of Combative Sport, Sept 2005
Judo: Maximum Efficiency and
the Body Mechanism
By Gunji Koizumi
Originally appeared in Budokwai Quarterly Bulletin, April
1945 to January 1946, pp. 20-21. Reprinted courtesy Diana Birch and the
Budokwai. Copyright 1946, 2005, the Budokwai. All rights reserved.
The most effective application of the body mechanism naturally is
governed by the dynamic law or the principles of leverage and balance.
For convenience, I will dissect and tabulate here the general
principles that apply to judo.
I have already described the general conditions how to keep the
balance of the body. [See "Twelve Judo Throws and Tsukuri," at http://ejmas.com/jcs/jcsart_koizumi_0302.htm.]
However, in applying a throw, you have to risk weakening the balance
and stand on one leg, so that you can free one side of your body which
is chiefly used in performing the act of throwing. This stance may vary
according to the nature of the action, but in the main it consists of
bending the ankle and knee so as to increase the "base" and lower the
centre of gravity. Then the balance is retained, through the changing
conditions in the stages of action, by subtle co-ordination of the
ankle, knee and hip joints.
- Unity of Action.
The side of the body freed for action
should be used as a solid lever. Merely stiffening the joints is not
sufficient; there must be co-ordination of all muscles. This
co-ordination is more possible if your mind is concentrated on the
abdominal action. When your mind is occupied with the action of the
hands or feet the lever will disintegrate; so will the effectiveness of
- Abdominal Power.
The abdomen does not assume any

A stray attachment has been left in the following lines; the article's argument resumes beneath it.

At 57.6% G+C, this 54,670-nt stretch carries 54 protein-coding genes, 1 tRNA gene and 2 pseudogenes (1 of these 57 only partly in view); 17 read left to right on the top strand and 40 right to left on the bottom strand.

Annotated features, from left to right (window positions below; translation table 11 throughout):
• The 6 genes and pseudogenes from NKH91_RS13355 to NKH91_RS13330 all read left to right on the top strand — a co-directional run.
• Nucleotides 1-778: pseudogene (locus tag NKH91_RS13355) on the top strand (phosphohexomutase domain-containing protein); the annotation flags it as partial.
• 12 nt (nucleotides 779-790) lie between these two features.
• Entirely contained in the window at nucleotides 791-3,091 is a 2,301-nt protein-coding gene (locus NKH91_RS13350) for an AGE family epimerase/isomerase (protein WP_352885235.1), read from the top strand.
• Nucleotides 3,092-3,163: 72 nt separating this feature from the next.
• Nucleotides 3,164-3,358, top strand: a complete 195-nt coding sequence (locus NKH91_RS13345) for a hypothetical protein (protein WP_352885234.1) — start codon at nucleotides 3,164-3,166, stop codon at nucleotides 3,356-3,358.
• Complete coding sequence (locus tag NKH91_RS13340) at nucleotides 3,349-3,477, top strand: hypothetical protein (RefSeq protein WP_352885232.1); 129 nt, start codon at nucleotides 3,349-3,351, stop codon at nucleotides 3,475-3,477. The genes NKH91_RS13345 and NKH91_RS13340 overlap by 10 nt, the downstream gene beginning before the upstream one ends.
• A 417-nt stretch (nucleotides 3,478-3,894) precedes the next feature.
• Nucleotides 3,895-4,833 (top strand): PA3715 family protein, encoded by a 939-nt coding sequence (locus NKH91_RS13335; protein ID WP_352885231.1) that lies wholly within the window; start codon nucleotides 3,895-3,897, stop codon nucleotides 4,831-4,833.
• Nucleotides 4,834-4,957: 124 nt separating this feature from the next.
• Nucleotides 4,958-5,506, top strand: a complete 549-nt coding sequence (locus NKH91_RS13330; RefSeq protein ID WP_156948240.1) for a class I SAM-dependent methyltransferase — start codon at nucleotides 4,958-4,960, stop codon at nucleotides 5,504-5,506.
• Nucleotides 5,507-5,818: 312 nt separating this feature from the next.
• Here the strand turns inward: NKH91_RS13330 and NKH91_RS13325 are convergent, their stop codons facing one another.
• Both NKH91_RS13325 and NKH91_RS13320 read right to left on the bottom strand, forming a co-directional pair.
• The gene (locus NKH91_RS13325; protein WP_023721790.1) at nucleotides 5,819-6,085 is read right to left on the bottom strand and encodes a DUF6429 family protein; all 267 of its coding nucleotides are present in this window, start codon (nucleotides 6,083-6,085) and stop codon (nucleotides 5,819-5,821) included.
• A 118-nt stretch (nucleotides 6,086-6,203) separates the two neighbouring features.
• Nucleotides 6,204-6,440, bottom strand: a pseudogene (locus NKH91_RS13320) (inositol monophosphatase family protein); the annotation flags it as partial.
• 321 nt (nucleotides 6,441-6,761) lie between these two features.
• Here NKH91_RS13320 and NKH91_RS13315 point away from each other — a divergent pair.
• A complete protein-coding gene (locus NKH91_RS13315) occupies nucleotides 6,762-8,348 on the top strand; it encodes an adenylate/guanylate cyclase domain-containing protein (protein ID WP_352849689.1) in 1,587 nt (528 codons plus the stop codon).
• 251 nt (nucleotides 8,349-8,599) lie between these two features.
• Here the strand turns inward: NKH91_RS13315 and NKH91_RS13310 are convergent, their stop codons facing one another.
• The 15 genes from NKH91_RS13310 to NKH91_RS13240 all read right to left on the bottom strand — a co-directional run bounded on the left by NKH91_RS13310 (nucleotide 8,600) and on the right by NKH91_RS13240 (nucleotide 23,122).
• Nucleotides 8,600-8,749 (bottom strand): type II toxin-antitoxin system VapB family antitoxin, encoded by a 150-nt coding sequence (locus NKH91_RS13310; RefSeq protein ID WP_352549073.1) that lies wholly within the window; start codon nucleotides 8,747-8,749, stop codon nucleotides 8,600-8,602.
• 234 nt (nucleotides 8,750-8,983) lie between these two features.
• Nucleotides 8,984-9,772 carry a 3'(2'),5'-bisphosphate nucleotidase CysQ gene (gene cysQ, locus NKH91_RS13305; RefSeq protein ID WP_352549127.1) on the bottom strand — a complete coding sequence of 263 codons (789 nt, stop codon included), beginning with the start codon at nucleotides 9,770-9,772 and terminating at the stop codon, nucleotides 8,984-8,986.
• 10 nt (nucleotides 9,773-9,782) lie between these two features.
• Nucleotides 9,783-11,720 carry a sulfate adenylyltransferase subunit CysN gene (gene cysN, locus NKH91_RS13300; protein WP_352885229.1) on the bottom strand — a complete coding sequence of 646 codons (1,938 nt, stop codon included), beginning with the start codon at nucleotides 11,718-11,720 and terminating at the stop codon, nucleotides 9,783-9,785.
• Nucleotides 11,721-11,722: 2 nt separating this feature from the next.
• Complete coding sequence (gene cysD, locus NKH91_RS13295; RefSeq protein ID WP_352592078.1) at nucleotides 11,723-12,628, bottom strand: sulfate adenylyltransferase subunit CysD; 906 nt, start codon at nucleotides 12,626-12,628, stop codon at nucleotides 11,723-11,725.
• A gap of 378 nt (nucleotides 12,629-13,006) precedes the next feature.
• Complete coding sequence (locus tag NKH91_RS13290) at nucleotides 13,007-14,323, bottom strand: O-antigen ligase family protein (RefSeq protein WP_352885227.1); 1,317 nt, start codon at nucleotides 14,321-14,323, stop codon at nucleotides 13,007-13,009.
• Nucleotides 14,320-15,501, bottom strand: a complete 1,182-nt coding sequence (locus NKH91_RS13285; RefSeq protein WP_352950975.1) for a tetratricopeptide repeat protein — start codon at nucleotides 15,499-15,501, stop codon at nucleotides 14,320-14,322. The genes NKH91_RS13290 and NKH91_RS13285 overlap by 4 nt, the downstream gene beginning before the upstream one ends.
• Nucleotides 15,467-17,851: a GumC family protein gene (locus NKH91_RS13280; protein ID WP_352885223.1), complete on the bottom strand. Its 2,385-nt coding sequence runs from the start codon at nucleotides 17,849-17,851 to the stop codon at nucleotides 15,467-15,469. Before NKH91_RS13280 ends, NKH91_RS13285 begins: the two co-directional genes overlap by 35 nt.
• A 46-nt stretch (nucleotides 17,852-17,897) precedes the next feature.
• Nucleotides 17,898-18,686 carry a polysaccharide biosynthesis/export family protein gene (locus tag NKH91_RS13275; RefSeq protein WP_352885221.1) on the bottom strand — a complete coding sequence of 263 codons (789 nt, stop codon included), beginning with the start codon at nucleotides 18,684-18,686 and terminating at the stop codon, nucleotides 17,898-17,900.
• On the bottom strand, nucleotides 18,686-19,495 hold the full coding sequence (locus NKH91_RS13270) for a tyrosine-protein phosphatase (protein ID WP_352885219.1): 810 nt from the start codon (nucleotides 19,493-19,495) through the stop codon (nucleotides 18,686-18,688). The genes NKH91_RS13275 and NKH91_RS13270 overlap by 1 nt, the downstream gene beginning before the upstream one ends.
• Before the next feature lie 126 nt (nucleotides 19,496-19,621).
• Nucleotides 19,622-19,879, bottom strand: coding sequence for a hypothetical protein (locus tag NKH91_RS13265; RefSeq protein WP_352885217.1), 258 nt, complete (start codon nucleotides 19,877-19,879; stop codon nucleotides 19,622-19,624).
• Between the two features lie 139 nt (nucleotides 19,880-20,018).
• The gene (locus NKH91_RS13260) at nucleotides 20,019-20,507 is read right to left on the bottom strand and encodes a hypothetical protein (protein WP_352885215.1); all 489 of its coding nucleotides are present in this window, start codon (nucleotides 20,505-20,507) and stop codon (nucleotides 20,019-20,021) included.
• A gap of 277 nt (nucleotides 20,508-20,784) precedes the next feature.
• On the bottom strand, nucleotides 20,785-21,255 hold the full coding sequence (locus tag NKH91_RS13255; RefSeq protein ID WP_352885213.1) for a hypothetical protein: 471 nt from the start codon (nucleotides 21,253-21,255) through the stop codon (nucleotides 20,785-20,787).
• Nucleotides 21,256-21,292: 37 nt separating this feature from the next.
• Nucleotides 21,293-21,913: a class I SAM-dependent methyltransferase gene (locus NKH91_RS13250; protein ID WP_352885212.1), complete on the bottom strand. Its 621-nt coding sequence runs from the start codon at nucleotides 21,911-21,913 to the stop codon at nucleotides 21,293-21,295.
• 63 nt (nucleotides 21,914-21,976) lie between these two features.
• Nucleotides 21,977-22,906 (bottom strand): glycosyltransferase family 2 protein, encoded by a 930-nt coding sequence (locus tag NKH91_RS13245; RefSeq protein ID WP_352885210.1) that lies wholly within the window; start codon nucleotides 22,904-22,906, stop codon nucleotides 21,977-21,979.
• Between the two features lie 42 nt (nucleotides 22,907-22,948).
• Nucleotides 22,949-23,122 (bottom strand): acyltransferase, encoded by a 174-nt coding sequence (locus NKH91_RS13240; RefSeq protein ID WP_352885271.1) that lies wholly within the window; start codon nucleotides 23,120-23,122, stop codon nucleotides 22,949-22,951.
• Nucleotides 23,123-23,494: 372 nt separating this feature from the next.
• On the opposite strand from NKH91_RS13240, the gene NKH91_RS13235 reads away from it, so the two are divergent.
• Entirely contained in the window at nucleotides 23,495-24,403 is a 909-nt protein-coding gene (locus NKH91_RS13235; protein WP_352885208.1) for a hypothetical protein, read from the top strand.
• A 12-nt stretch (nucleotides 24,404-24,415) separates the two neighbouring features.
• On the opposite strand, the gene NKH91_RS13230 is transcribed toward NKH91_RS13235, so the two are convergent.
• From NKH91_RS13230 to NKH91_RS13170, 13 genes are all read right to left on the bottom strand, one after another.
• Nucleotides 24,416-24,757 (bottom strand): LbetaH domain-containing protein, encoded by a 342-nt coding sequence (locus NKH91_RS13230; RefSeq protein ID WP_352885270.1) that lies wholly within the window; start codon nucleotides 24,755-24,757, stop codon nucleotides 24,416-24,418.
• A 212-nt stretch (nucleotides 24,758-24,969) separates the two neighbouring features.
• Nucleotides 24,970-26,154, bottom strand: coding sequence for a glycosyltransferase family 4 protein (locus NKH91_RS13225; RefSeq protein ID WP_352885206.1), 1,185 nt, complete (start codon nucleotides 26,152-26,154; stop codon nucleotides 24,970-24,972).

importance in the Western conception of physical education, but in the
East it is regarded as the centre and basis of all physical and
spiritual power. Indeed, in judo abdominal power is the foundation of
all actions and movements. Therefore to cultivate fullness at the
abdomen (not strained contraction nor enlargement) and firmness of the
small of the back is a very important item in judo training.
As our common experience
demonstrates, the most effective way of using a lever or stick to pull
or push an object is to use it lengthwise. However, the contact and
stance of our body related to the opponent is such that the only way to
conform to the above principle is to curve our body from the finger
tips to the toes and use the body-lever in the line of that curve. This
applies to the local use of arms, wrists or fingers. Another way of
using the body-lever is as if it were connected to the hip joint of the
leg on which you are standing with a swivelling hinge.
- Two Wheels.
If you assume that you have made a contact
with your opponent in the usual manner and you have adopted the curved
posture, you will find that you have formed with the opponent roughly
two rings or wheels: one with the arms, another with the two bodies. To
follow the principle of using the body-lever as described above, the
way is to move the wheels as if they were rotated on an axis. According
to the purpose of the action the angle of the axis may change, but the
forms of the wheels must be retained from the beginning of the action
to the end of a throw.
These technical principles are the basis of and the vital factors in
the efficiency of judo. The skill depends on the ability to operate
them in the right direction at the correct moment.
To incorporate these principles into a single action in a
psychological moment is beyond mental control. Therefore through
constant practice the body must be trained to act automatically. In
general practice the sporting instinct certainly must be satisfied, but
the study of theory must not be neglected.
If in your effort you find your shoulders move upward the shape of
the wheels changes and the balance is weak, the opponent's arms or body
are in your way (assuming he is passive), and you should take this as
the sign of wrong movement.
There is no dogma with judo. Therefore a method cannot be said to be
wrong or right, but by testing it against the maxim "maximum efficiency
and minimum effort" it can be said that one is better than the other.
Thus judo is progressive and each one of us is a potential contributor
towards its further development. No one is perfect; all are fellow
pilgrims to unknown possibilities.